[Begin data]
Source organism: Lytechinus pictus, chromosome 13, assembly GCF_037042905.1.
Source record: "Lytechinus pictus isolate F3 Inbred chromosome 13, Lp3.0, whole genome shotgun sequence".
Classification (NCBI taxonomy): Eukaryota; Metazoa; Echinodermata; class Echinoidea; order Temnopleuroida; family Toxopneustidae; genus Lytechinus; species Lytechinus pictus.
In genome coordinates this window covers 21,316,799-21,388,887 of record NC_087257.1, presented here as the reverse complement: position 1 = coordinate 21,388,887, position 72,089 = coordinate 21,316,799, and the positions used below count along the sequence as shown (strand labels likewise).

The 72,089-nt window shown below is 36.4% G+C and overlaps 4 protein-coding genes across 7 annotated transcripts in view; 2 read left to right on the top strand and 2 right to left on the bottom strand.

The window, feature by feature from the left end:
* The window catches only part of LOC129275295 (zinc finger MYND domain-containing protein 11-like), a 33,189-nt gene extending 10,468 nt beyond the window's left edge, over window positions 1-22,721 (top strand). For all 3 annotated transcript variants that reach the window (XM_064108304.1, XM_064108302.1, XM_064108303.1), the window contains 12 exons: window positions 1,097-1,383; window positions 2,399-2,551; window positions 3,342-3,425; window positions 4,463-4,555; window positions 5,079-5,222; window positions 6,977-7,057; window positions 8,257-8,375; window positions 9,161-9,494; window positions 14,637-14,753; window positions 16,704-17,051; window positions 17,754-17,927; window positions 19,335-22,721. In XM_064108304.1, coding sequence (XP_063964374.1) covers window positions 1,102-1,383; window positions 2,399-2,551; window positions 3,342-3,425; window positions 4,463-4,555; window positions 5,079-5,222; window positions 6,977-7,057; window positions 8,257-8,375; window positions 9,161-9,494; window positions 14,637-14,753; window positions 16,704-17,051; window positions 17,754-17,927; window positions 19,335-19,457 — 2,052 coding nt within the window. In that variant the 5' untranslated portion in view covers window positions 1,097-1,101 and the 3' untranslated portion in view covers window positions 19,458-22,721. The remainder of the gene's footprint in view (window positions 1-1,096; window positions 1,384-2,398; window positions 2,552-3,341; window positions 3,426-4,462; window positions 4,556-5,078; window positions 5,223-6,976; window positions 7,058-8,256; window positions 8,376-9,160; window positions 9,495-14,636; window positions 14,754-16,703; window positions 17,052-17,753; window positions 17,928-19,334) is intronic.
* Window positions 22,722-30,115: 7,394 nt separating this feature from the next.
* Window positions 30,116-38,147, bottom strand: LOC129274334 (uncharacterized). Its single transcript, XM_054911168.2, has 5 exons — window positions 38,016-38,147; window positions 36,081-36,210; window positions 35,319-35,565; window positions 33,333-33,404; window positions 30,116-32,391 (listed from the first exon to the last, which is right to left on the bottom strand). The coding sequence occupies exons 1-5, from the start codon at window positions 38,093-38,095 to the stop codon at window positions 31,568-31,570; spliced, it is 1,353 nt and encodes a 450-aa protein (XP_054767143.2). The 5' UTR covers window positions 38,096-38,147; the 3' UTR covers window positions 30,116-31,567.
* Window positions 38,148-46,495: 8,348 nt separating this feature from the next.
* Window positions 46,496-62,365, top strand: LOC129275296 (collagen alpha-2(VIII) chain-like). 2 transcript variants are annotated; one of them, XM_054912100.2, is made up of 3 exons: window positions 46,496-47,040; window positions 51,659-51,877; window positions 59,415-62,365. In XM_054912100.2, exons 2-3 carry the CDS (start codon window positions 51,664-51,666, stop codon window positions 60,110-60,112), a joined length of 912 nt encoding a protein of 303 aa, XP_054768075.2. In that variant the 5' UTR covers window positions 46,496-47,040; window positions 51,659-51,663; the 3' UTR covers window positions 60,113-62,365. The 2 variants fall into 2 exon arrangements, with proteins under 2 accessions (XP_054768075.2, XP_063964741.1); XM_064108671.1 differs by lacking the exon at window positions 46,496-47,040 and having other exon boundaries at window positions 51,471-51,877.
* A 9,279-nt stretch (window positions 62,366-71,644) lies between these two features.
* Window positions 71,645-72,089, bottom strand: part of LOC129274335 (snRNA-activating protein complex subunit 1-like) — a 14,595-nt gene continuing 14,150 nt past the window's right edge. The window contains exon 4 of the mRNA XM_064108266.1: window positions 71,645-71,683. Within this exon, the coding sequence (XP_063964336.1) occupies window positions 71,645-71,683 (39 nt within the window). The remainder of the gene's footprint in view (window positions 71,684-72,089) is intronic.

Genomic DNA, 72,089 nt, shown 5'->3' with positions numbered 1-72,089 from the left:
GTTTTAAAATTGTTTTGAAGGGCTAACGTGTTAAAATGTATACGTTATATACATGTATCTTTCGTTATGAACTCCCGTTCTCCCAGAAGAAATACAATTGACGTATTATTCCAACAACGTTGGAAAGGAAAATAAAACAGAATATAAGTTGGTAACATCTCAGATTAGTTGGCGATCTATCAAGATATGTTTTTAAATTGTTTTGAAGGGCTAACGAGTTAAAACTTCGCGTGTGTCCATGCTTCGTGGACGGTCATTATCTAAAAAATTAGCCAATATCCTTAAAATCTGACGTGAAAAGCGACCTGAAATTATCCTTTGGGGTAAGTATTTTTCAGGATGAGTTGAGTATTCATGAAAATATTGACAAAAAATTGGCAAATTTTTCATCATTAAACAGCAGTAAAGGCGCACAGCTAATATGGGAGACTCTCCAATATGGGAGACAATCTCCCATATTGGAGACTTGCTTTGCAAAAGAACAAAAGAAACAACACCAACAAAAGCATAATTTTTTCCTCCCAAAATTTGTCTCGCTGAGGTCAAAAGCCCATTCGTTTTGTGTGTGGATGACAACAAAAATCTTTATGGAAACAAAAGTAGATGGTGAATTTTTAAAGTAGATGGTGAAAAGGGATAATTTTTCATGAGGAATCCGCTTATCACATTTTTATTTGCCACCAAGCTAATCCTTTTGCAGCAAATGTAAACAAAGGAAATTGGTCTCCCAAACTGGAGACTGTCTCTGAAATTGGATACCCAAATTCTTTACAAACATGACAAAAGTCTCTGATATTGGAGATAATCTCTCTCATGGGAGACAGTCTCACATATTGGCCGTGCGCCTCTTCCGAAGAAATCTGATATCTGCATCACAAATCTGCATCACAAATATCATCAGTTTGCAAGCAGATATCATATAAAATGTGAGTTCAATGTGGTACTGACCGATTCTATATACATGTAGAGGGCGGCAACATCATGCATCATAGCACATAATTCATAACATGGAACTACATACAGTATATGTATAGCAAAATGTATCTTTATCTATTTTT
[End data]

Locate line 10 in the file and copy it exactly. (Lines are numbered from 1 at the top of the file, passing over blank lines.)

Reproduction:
* Window positions 38,148-46,495: 8,348 nt separating this feature from the next.